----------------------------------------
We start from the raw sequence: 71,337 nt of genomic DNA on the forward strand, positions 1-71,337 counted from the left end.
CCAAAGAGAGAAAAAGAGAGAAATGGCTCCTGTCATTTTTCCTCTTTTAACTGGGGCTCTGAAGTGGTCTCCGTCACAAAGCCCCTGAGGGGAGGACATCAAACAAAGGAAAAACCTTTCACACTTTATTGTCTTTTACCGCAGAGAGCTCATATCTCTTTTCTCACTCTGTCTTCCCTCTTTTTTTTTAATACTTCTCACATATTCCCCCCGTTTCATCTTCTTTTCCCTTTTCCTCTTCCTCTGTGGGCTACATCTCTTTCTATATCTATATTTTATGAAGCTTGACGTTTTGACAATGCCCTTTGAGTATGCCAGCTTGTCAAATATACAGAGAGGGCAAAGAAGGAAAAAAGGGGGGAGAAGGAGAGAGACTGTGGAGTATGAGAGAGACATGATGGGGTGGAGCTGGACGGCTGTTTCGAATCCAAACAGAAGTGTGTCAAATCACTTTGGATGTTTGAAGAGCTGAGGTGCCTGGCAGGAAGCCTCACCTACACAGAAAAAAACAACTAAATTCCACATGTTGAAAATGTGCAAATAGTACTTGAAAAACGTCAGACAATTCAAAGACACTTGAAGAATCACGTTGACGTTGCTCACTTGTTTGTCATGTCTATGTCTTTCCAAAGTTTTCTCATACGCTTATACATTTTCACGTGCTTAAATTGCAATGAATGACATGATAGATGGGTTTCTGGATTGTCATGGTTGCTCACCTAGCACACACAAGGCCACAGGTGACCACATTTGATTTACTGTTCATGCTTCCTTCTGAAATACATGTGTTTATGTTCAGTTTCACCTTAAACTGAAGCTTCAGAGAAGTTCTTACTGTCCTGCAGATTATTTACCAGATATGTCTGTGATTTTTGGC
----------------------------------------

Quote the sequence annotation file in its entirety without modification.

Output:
We start from the raw sequence: 71,337 nt of genomic DNA on the forward strand, positions 1-71,337 counted from the left end.
CCAAAGAGAGAAAAAGAGAGAAATGGCTCCTGTCATTTTTCCTCTTTTAACTGGGGCTCTGAAGTGGTCTCCGTCACAAAGCCCCTGAGGGGAGGACATCAAACAAAGGAAAAACCTTTCACACTTTATTGTCTTTTACCGCAGAGAGCTCATATCTCTTTTCTCACTCTGTCTTCCCTCTTTTTTTTTAATACTTCTCACATATTCCCCCCGTTTCATCTTCTTTTCCCTTTTCCTCTTCCTCTGTGGGCTACATCTCTTTCTATATCTATATTTTATGAAGCTTGACGTTTTGACAATGCCCTTTGAGTATGCCAGCTTGTCAAATATACAGAGAGGGCAAAGAAGGAAAAAAGGGGGGAGAAGGAGAGAGACTGTGGAGTATGAGAGAGACATGATGGGGTGGAGCTGGACGGCTGTTTCGAATCCAAACAGAAGTGTGTCAAATCACTTTGGATGTTTGAAGAGCTGAGGTGCCTGGCAGGAAGCCTCACCTACACAGAAAAAAACAACTAAATTCCACATGTTGAAAATGTGCAAATAGTACTTGAAAAACGTCAGACAATTCAAAGACACTTGAAGAATCACGTTGACGTTGCTCACTTGTTTGTCATGTCTATGTCTTTCCAAAGTTTTCTCATACGCTTATACATTTTCACGTGCTTAAATTGCAATGAATGACATGATAGATGGGTTTCTGGATTGTCATGGTTGCTCACCTAGCACACACAAGGCCACAGGTGACCACATTTGATTTACTGTTCATGCTTCCTTCTGAAATACATGTGTTTATGTTCAGTTTCACCTTAAACTGAAGCTTCAGAGAAGTTCTTACTGTCCTGCAGATTATTTACCAGATATGTCTGTGATTTTTGGC